by: Caseware staff
Much has been said about the accountants’ and auditors’ well-being, but the industry has yet to adopt meaningful changes to address and resolve these issues impacting practices globally. Despite these professionals’ indispensable role in ensuring financial integrity and compliance, many feel they need to be more valued. The Wall Street Journal reported that more than 300,000 accountants and auditors left their jobs in the past two years, resulting in a 17% decline. The article also revealed that despite significant salary bumps, the tedious work and daunting hours are some of the concerns that have stopped new graduates from joining practice firms as entry-level associates.
Recent reports have also highlighted the alarming trend of high turnover, often called the “churn and burn” culture. While not exclusive to the accounting and audit industries, a few firms have been in the spotlight in the last few years, negatively impacting the industry.
The Three Stressors on Accountants and Auditors
- Workload and Tight Deadlines: Accountants and auditors bear the weight of strict deadlines and heavy workloads, especially during peak seasons. They must navigate through mountains of financial data, ensuring accuracy and compliance while meeting client expectations. The constant pressure to meet deadlines can lead to burnout, negatively impacting staff well-being.
- According to the Association of Chartered Certified Accountants (ACCA), 88% of its 8,000 accounting and finance professionals surveyed wanted better work-life balance with 71% wanting more help from their organisations in managing their mental health.
- Regulatory Complexity: The accounting and audit profession is highly regulated, with regular changes in financial reporting standards and regulations. Keeping up with these changes can be overwhelming and stressful for professionals who must ensure their clients’ compliance. In the U.S., the push for expanded inspections, tougher enforcements and stricter standards by the Public Company Accounting Oversight Board (PCAOB) is aimed to reduce audit error rates and while the standards updates are seen as a way for the practice to keep up with the constantly evolving business landscape and technology and arrest the decline in audit quality,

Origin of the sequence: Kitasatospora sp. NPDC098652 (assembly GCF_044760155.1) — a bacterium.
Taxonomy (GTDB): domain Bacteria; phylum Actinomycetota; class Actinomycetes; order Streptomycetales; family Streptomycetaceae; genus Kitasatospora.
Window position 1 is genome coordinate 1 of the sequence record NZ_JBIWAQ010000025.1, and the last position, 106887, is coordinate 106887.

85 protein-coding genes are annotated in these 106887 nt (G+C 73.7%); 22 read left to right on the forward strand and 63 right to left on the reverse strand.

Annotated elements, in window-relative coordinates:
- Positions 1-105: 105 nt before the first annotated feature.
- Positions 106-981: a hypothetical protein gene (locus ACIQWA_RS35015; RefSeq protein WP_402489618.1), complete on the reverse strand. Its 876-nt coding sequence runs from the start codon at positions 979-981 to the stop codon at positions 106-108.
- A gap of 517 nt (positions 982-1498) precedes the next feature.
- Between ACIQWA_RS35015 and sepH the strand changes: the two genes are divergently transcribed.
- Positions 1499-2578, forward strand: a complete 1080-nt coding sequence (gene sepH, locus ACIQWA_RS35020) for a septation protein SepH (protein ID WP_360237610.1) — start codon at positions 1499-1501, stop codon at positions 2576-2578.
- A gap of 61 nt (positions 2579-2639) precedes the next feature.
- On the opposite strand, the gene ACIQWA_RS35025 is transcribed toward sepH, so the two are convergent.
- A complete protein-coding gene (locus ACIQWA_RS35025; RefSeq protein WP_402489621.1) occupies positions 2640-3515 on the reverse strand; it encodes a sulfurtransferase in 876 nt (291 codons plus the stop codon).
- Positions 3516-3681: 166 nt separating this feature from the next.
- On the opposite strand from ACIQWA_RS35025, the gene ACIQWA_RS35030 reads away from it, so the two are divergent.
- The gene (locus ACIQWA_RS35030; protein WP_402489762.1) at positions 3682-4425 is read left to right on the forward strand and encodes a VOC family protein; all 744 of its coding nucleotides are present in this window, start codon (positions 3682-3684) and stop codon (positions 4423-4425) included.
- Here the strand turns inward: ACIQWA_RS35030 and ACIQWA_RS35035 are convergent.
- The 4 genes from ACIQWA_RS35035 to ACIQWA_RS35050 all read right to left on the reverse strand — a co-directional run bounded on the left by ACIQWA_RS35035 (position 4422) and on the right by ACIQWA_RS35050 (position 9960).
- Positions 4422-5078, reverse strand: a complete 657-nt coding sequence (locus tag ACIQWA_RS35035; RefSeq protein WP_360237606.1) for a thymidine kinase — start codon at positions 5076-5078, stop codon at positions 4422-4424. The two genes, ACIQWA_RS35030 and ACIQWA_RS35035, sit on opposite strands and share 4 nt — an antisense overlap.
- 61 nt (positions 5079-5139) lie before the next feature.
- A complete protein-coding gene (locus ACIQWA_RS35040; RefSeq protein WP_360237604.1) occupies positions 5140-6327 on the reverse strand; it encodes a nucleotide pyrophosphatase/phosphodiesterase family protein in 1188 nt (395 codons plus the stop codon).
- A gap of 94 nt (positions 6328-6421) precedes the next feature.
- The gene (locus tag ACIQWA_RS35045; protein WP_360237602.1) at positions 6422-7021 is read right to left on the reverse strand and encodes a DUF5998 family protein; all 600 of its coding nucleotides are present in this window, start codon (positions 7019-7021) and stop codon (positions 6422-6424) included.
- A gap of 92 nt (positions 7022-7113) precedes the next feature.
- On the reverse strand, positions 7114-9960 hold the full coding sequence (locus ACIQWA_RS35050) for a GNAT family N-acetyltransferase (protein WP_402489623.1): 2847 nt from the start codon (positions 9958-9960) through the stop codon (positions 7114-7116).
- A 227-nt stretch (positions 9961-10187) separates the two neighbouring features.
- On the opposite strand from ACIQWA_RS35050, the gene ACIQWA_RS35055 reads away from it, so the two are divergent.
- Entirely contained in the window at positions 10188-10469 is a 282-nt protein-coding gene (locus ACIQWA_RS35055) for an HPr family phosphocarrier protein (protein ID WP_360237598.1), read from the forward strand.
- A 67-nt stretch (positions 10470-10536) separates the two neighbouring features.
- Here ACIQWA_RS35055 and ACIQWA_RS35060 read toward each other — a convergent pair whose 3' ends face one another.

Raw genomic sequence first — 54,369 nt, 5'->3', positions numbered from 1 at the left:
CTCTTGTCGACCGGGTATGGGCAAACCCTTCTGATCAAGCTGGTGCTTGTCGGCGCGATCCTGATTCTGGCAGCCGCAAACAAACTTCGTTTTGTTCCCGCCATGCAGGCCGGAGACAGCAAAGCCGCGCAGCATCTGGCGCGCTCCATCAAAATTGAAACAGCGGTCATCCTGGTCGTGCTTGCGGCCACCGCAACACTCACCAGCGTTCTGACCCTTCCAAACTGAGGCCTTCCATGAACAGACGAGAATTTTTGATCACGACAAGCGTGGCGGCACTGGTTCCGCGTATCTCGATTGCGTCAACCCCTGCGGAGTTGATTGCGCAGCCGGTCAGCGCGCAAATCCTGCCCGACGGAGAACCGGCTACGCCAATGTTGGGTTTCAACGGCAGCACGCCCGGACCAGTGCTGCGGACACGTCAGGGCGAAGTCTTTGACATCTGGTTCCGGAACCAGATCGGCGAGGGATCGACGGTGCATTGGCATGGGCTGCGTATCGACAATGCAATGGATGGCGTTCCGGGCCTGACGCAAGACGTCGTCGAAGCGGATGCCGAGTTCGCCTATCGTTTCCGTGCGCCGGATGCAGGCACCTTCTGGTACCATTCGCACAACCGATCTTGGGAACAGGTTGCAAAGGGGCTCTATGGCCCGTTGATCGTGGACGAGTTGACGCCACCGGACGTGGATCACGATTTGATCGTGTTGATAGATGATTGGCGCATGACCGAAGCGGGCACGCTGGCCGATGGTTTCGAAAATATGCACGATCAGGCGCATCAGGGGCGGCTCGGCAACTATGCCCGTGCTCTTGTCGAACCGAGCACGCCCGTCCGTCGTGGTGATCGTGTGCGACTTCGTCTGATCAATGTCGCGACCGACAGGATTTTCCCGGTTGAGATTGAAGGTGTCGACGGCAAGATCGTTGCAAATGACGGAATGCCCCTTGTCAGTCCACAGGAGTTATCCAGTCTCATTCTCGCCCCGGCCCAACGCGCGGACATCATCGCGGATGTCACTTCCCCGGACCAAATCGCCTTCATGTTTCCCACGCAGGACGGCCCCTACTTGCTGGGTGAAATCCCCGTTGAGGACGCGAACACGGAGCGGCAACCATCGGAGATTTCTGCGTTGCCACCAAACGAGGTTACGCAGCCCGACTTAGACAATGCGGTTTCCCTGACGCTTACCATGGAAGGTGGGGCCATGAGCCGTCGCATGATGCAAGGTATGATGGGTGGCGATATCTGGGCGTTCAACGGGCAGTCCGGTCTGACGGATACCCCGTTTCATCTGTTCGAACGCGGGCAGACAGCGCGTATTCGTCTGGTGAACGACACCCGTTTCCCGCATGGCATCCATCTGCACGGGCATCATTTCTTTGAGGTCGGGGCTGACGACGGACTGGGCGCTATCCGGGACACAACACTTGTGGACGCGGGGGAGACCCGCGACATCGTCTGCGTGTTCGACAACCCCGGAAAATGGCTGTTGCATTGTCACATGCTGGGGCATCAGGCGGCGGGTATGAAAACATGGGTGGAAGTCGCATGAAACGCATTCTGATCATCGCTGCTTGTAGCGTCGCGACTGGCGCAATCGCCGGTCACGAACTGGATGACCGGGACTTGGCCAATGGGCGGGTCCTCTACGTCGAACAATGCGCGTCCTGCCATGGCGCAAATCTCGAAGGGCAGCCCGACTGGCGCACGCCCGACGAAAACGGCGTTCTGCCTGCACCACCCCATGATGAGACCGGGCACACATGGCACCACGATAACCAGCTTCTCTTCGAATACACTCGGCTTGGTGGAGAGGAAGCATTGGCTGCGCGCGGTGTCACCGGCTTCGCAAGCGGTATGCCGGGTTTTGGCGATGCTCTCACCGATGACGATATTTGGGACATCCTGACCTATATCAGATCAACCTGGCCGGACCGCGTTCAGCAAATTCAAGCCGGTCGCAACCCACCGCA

- Client Demands: Clients in the financial sector often expect round-the-clock service and immediate responses to their inquiries. Meeting these demands can be challenging, as it disrupts work-life balance and adds another layer of stress to accountants and auditors.
The Talent Pool Conundrum
Accounting and audit firms often find themselves fishing in a shallow talent pool. The stringent educational requirements and rigorous certification processes narrow the available talent, making recruiting and retaining skilled professionals challenging.
Caseware’s State of Accounting Firms Trends Report 2022 and 2023 has highlighted these talent management challenges particularly around attracting and retaining qualified talent. The 2023 report reveals that finding the right talent is one of the top five challenges in practice management.Forty percent of the respondents said that finding and hiring the right talent is extremely challenging while 52% said it is somewhat challenging.
The Churn and Burn Approach
The “churn and burn” approach is a concerning trend that has emerged within accounting practices due to the challenge in retaining professionals. In this approach, firms find themselves in a perpetual cycle of recruiting and replacing employees who leave the organisation. This culture is driven by various factors, including the demanding nature of the profession, high stress levels, and limited opportunities for career growth and work-life balance. This approach is costly in terms of recruitment and lost institutional knowledge. The constant need to recruit, onboard, and train new employees consumes substantial financial and human resources.